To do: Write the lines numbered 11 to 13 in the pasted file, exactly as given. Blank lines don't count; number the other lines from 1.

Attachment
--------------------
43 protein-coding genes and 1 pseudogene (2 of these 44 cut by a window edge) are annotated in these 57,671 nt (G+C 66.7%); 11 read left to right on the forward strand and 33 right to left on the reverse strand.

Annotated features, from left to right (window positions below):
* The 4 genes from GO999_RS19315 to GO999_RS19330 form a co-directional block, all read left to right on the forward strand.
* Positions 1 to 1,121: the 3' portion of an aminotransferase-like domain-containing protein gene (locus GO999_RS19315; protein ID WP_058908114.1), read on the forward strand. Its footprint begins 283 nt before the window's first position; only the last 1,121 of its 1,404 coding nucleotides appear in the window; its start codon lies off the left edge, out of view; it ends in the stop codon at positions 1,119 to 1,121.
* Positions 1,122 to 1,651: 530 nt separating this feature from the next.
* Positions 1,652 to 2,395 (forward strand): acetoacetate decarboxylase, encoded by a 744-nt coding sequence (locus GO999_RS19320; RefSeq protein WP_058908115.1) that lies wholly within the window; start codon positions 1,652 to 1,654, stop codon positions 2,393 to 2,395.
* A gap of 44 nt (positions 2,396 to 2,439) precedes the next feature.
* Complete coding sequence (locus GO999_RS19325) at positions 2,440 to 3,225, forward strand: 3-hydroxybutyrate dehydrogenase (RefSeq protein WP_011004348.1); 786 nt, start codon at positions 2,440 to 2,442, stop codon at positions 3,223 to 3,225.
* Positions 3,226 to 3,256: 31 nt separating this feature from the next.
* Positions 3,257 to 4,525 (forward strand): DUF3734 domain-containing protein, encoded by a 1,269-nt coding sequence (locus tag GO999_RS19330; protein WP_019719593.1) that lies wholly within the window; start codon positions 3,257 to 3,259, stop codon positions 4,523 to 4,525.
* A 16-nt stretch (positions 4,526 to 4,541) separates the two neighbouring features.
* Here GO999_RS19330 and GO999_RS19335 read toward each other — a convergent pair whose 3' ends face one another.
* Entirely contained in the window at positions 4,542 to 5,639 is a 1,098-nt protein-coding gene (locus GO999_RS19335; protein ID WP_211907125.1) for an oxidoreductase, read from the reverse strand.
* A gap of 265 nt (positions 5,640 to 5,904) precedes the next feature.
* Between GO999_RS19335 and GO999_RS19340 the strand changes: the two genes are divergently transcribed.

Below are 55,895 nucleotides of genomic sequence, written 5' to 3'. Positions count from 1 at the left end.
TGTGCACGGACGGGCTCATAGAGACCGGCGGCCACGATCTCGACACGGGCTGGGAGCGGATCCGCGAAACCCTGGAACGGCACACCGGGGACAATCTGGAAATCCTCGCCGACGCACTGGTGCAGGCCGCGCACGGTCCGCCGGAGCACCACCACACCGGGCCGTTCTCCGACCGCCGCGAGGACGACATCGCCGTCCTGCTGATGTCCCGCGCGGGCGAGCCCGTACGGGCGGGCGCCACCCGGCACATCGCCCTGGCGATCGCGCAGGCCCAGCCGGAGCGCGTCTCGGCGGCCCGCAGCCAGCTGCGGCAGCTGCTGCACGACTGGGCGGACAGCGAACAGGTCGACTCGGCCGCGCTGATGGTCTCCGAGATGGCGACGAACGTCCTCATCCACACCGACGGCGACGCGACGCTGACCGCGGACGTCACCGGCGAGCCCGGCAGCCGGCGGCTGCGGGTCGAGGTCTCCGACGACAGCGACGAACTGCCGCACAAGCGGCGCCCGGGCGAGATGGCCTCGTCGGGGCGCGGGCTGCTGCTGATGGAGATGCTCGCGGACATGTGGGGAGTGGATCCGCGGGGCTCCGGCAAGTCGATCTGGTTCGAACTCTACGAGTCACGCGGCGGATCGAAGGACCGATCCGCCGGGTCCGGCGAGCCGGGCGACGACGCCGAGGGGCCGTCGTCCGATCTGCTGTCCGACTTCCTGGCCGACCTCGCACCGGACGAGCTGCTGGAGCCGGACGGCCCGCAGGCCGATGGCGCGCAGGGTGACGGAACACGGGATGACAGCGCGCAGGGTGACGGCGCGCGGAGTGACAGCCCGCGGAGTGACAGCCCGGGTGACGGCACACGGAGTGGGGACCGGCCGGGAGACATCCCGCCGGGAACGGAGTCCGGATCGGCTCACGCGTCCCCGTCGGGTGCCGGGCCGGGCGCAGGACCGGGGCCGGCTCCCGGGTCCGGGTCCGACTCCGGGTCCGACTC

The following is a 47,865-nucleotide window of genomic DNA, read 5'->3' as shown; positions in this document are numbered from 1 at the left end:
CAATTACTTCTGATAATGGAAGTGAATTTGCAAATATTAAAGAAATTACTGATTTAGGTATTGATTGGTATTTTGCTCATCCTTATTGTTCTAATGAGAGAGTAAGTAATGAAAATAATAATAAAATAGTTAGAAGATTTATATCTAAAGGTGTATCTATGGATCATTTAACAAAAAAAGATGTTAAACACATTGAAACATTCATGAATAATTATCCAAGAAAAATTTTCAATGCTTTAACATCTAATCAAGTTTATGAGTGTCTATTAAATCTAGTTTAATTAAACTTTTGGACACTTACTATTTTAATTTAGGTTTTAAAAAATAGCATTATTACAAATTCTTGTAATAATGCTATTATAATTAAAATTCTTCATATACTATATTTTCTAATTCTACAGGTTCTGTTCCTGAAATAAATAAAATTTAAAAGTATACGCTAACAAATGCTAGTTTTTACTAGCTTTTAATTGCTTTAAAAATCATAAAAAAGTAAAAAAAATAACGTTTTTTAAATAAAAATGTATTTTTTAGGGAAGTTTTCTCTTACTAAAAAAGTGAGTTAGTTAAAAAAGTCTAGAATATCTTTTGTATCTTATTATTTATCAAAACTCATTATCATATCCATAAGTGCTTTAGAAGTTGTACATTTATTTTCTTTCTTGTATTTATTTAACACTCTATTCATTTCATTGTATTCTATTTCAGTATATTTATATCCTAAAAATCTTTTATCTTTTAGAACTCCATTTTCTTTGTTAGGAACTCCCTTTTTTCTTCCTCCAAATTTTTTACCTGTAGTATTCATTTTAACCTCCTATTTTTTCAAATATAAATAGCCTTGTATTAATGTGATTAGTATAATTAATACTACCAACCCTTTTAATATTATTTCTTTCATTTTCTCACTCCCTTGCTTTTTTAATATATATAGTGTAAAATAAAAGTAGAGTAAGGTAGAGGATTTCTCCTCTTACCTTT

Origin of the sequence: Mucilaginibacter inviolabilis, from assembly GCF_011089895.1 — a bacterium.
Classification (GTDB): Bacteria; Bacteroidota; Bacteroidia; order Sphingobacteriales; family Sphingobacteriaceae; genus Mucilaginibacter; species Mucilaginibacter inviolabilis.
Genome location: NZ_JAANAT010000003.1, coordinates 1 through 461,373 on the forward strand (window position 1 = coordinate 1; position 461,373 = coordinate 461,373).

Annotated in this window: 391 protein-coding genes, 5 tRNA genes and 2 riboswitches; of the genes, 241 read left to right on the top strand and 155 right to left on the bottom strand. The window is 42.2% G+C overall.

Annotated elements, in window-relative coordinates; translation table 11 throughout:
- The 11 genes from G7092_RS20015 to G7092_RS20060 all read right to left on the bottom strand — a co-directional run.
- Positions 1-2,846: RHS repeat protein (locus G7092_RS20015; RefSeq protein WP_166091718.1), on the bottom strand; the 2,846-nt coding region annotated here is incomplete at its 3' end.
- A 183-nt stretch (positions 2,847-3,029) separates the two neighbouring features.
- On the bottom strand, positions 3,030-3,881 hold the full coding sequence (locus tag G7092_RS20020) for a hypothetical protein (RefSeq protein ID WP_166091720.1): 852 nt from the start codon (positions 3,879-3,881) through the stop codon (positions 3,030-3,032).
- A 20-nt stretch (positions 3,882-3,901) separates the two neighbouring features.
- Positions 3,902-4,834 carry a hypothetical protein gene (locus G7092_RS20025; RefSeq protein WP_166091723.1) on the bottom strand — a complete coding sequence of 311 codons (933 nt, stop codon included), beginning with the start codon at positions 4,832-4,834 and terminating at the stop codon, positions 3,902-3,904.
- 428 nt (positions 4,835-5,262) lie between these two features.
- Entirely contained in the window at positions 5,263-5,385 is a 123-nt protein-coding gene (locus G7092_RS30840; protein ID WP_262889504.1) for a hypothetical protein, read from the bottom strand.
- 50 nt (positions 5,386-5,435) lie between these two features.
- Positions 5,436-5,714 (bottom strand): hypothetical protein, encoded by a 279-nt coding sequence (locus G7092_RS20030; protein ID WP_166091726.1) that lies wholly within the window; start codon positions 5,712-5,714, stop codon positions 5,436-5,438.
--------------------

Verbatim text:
* A 16-nt stretch (positions 4,526 to 4,541) separates the two neighbouring features.
* Here GO999_RS19330 and GO999_RS19335 read toward each other — a convergent pair whose 3' ends face one another.
* Entirely contained in the window at positions 4,542 to 5,639 is a 1,098-nt protein-coding gene (locus GO999_RS19335; protein ID WP_211907125.1) for an oxidoreductase, read from the reverse strand.